March 29, 2021   •   News

Early Career CLIFF-GRADS Researcher and the Ethiopian Tier 2 Livestock Inventory, Bethel Geremew

About 85% of Ethiopian population reside in rural regions with their livelihood entirely reliant on rain-fed agriculture and livestock production. Ethiopia has been submitting its greenhouse gas (GHG) inventory and biennial update report to the Conference of the Parties (COP) since 2001.  Of all sectors, the agriculture sector is the largest source of GHG emissions in Ethiopia, contributing 79% (115,466.7 Gg CO2e) of the total national emissions in 2013 using IPCC Tier 1 approach. Livestock production contributes 60% (69,334.5 Gg CO2e) of all agriculture sector emissions, due to enteric fermentation, manure management and emissions from manure deposited onto pasture by grazing livestock.

The recent inventory reports livestock emissions using a Tier 2 approach that better reflects change in both the structure of livestock populations, animal management and performance. The new approach includes emission of GHGs such as CH4 (due to enteric fermentation), CH4 and N2O (due to manure management), and direct/indirect N2O (due to livestock deposit of dung and urine in managed soil) estimated from dairy cattle, other cattle, sheep and goats.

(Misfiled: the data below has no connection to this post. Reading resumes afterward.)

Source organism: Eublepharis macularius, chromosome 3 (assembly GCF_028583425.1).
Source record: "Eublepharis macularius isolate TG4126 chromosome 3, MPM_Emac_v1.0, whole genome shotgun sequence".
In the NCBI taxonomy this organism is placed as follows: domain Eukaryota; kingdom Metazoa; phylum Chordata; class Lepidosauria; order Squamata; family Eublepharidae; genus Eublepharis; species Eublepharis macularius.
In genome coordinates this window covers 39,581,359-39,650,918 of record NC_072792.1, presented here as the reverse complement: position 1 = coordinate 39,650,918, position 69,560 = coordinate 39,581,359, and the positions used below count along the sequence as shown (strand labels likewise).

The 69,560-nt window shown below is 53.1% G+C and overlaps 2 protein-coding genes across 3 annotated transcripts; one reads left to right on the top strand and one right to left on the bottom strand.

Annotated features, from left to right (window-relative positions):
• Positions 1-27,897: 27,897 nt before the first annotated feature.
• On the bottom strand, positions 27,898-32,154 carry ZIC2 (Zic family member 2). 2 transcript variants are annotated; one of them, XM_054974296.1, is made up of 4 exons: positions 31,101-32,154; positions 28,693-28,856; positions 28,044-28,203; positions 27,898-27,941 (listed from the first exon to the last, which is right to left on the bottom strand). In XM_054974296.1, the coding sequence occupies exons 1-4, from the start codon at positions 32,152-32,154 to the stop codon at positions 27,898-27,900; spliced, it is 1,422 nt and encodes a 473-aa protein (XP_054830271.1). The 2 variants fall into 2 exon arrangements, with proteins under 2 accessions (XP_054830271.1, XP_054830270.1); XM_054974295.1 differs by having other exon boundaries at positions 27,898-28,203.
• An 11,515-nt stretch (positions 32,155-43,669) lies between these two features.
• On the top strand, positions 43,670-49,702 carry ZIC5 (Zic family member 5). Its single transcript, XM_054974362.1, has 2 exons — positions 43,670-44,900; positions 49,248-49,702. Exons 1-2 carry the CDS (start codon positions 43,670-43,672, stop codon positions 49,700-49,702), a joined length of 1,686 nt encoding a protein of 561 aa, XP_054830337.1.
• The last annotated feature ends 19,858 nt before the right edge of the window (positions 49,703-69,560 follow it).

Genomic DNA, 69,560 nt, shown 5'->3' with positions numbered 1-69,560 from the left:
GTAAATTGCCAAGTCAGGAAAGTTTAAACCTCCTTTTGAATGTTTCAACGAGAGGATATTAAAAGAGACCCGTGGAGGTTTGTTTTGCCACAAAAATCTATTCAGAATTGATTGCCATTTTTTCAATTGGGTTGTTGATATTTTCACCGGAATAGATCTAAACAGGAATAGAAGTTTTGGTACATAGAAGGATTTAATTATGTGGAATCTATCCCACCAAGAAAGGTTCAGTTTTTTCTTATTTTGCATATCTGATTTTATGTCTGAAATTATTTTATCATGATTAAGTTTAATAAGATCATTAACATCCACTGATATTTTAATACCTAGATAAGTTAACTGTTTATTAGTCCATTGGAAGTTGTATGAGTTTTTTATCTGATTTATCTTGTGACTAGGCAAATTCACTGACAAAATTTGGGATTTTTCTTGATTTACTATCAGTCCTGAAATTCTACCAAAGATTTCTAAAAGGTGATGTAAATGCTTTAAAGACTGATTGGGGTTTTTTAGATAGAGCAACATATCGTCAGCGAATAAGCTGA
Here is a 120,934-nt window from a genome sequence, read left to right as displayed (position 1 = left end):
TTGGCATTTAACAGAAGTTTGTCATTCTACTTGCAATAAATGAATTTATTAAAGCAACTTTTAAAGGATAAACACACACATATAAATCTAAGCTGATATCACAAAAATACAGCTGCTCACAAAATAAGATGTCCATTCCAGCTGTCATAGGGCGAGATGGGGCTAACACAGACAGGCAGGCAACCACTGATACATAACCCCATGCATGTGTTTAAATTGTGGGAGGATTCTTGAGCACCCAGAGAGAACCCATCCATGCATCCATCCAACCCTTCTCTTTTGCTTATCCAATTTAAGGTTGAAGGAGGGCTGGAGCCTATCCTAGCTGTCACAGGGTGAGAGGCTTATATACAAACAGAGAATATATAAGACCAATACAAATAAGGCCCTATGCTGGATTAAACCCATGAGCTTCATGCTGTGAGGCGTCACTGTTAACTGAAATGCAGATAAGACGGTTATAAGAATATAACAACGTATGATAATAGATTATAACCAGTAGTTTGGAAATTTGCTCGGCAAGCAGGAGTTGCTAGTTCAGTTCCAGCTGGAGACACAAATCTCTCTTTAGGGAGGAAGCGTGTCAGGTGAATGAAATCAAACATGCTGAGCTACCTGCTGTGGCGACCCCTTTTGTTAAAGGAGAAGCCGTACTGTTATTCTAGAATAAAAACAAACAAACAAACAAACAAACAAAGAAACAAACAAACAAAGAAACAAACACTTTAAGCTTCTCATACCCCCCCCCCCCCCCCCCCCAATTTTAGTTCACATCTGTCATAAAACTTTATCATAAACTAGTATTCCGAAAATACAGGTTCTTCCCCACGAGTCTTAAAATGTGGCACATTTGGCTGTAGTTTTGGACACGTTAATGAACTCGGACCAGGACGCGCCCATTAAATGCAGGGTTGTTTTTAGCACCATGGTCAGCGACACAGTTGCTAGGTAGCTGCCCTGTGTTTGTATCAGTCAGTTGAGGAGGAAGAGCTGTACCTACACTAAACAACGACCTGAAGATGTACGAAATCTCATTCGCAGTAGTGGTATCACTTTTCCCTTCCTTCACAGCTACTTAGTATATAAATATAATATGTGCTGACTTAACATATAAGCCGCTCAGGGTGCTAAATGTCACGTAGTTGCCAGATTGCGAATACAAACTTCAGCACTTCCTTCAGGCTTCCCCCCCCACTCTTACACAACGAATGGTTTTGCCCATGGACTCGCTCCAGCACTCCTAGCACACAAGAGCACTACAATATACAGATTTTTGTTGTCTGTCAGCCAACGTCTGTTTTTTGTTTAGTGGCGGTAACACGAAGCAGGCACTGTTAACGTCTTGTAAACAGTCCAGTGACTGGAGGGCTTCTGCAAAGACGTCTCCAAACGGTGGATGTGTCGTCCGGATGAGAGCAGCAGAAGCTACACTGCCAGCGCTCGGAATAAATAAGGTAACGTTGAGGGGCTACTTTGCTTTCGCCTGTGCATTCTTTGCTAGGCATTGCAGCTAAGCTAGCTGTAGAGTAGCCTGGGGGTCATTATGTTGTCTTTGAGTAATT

Methane (CH4) emissions due to enteric fermentation increased from 1994 to 2018 because of increase in animal population, animal management and performance. Methane emissions from manure management increased from 1994 to 2018.

Direct and indirect nitrous oxide (N2O) emissions due to manure management increased significantly from 1994 to 2018. Overall, there was a significant increase of GHG emissions from livestock production of Ethiopia due to the increase of animal populations and production.

Thus, the new Tier 2 inventory more effectively captures the variation in livestock population and production which is vital for the future improvement of the national agriculture inventory.

Bethel Geremew

My research aim is to investigate the impact of climate change, land use/land cover change and agricultural management on soil organic carbon stocks and to determine if the Anjeni watershed soils have acted as a net sink or net source for carbon over the past three decades, using the CQSTER and CENTURY models.

My research will consider methane and nitrous oxide emissions due to manure management and livestock dung deposited on pasture in the Anjeni watershed. Further, my research into whether the Anjeni watershed soil is the source of carbon emission due to the land use land cover change, agricultural management and climate changes will provide information valuable for emission analysis for the national livestock emission inventory.

Reference and further reading:

Wilkes A, Wassie SE, Tadesse M, Assefa B, Abu M, Ketema A, Solomon D. 2020. Inventory of greenhouse gas emissions from cattle, sheep and goats in Ethiopia (1994-2018) calculated using the IPCC Tier 2 approach. Environment and Climate Change Directorate of the Ministry of Agriculture. Addis Ababa, Ethiopia: CGIAR Research Program on Climate Change, Agriculture and Food Security (CCAFS).